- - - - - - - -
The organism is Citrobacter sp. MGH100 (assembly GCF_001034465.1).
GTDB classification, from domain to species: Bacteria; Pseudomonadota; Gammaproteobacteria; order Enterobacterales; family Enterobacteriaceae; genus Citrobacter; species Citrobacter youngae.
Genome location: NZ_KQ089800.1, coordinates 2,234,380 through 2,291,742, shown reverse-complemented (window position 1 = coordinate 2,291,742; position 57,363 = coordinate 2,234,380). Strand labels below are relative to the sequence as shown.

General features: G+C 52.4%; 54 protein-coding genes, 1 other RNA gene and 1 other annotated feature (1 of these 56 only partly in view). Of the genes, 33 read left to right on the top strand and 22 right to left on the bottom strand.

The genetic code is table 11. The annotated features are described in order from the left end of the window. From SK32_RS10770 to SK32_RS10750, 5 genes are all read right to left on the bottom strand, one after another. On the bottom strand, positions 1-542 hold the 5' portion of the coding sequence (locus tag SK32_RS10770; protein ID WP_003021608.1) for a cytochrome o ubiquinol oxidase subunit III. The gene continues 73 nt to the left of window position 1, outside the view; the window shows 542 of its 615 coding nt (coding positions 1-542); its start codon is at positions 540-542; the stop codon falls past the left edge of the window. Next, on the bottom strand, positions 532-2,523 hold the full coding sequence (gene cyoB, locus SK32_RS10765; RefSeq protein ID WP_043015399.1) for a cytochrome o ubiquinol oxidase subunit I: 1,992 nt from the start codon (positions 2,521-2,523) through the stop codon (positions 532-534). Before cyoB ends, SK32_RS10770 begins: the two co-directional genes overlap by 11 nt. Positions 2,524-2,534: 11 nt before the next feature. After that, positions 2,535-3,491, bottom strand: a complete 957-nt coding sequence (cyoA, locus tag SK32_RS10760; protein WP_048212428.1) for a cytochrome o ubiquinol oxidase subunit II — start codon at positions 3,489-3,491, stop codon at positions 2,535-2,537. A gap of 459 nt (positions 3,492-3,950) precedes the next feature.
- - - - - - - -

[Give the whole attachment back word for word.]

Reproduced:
The organism is Citrobacter sp. MGH100 (assembly GCF_001034465.1).
GTDB classification, from domain to species: Bacteria; Pseudomonadota; Gammaproteobacteria; order Enterobacterales; family Enterobacteriaceae; genus Citrobacter; species Citrobacter youngae.
Genome location: NZ_KQ089800.1, coordinates 2,234,380 through 2,291,742, shown reverse-complemented (window position 1 = coordinate 2,291,742; position 57,363 = coordinate 2,234,380). Strand labels below are relative to the sequence as shown.

General features: G+C 52.4%; 54 protein-coding genes, 1 other RNA gene and 1 other annotated feature (1 of these 56 only partly in view). Of the genes, 33 read left to right on the top strand and 22 right to left on the bottom strand.

The genetic code is table 11. The annotated features are described in order from the left end of the window. From SK32_RS10770 to SK32_RS10750, 5 genes are all read right to left on the bottom strand, one after another. On the bottom strand, positions 1-542 hold the 5' portion of the coding sequence (locus tag SK32_RS10770; protein ID WP_003021608.1) for a cytochrome o ubiquinol oxidase subunit III. The gene continues 73 nt to the left of window position 1, outside the view; the window shows 542 of its 615 coding nt (coding positions 1-542); its start codon is at positions 540-542; the stop codon falls past the left edge of the window. Next, on the bottom strand, positions 532-2,523 hold the full coding sequence (gene cyoB, locus SK32_RS10765; RefSeq protein ID WP_043015399.1) for a cytochrome o ubiquinol oxidase subunit I: 1,992 nt from the start codon (positions 2,521-2,523) through the stop codon (positions 532-534). Before cyoB ends, SK32_RS10770 begins: the two co-directional genes overlap by 11 nt. Positions 2,524-2,534: 11 nt before the next feature. After that, positions 2,535-3,491, bottom strand: a complete 957-nt coding sequence (cyoA, locus tag SK32_RS10760; protein WP_048212428.1) for a cytochrome o ubiquinol oxidase subunit II — start codon at positions 3,489-3,491, stop codon at positions 2,535-2,537. A gap of 459 nt (positions 3,492-3,950) precedes the next feature.